It is a new year, but we are faced with old problems.
There were countless messages, online and in real life, saying good riddance to 2020 and hoping 2021 will be the annus mirabilis to the annus horribilis that we just endured.
The reality is — and we can see it in daily COVID-19 case counts and monthly overdose death counts and in many other statistics that illustrate the aches and pains of this era — 2021 will be no better than 2020 until, possibly, late in the year.
The one-year anniversary of the pandemic being declared by the World Health Organization is two months away and, despite the arrival of vaccines (and due to their slow rollout), the situation in B.C., across Canada and in much of the world is as bad as it has been.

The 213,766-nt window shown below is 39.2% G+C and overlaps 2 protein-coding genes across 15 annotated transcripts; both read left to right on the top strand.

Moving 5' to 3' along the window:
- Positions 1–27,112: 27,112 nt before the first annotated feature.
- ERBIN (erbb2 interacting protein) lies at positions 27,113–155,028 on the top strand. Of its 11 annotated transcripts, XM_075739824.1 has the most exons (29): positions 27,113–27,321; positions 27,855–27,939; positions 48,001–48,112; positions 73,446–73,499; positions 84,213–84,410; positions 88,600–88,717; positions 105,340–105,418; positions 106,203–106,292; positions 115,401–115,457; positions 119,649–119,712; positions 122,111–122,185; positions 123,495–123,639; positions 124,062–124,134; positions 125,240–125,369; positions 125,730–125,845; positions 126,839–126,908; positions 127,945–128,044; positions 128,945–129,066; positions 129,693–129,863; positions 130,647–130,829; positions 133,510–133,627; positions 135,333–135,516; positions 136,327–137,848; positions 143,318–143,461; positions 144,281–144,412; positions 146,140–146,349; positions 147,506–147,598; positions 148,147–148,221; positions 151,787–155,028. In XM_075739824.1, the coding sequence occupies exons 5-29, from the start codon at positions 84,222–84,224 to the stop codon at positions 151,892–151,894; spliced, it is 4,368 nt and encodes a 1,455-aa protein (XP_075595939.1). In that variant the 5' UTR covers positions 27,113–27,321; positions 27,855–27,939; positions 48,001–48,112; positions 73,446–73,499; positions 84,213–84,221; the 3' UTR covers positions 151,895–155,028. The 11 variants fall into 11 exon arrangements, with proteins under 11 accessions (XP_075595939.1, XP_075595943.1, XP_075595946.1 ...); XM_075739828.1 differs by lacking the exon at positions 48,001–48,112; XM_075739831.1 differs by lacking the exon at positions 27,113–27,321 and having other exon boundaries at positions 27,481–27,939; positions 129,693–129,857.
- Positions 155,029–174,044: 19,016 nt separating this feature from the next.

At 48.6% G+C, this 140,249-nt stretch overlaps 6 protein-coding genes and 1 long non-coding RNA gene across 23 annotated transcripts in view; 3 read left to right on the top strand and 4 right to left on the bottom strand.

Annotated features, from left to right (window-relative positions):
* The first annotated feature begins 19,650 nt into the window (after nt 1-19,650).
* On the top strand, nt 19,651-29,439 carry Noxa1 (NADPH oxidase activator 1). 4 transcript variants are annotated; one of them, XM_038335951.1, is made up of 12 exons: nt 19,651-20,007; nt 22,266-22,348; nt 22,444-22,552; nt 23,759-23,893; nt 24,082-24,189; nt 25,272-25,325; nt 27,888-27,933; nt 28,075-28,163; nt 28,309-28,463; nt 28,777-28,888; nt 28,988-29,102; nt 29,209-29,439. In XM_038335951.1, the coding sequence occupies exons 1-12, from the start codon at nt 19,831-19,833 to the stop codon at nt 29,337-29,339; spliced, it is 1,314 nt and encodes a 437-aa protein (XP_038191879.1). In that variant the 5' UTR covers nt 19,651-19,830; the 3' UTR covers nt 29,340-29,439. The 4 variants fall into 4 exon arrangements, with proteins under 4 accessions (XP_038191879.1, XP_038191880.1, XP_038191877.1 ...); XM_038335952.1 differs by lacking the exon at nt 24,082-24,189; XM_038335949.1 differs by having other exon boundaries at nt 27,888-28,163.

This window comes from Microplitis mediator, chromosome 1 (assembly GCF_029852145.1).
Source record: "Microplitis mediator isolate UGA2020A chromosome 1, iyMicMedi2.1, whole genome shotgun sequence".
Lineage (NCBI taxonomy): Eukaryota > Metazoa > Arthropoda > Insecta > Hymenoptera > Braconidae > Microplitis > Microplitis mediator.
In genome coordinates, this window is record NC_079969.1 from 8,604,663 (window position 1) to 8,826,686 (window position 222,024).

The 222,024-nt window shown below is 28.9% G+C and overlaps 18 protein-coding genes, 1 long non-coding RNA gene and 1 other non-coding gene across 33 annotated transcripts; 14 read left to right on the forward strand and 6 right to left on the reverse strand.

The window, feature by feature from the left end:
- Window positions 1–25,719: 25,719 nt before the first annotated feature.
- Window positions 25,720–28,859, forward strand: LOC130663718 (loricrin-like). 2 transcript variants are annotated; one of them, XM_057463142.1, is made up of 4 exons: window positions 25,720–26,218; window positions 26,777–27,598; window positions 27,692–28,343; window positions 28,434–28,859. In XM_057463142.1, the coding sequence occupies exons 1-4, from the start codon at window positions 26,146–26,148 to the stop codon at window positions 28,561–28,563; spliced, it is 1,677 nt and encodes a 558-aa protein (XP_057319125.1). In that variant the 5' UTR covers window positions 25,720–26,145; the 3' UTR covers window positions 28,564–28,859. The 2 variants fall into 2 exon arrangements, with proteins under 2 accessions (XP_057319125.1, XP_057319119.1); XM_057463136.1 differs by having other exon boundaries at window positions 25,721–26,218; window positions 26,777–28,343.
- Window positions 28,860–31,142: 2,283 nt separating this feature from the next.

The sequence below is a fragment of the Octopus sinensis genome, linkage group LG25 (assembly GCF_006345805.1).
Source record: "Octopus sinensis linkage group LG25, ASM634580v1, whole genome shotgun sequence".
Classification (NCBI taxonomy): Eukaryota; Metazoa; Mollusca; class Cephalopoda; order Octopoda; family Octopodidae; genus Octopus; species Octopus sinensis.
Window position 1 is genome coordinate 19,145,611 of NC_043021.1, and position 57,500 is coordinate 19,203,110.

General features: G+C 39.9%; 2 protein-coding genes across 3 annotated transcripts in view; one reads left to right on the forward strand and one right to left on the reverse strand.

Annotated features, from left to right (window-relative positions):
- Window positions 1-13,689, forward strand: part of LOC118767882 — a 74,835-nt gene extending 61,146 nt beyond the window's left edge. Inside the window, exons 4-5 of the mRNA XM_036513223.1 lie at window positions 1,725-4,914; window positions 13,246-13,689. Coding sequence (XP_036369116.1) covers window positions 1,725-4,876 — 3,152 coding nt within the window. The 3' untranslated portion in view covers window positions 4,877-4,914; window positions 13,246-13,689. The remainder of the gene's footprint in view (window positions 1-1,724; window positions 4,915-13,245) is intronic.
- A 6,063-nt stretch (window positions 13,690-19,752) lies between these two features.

The five-year anniversary of the provincial government declaring a public health emergency due to the overdose death crisis is three months from now and we are coming off the deadliest year ever. Despite warnings, changes in policy and much more spending, the situation only grows ever-more bleak.
On the latter issue, the one action that could make a huge difference — and save countless lives — remains an idea, that of decriminalizing simple possession of hard drugs so users can access a safe supply without worrying about breaking the law.
On the former issue, all we can do is wait and hope — hope the vaccine rollout speeds up, hope the new variants are not vaccine-resistant, hope as many people as possible get immunized and hope enough of us follow the existing rules so the rising case and death counts are held in check.
Happy new year — we hope.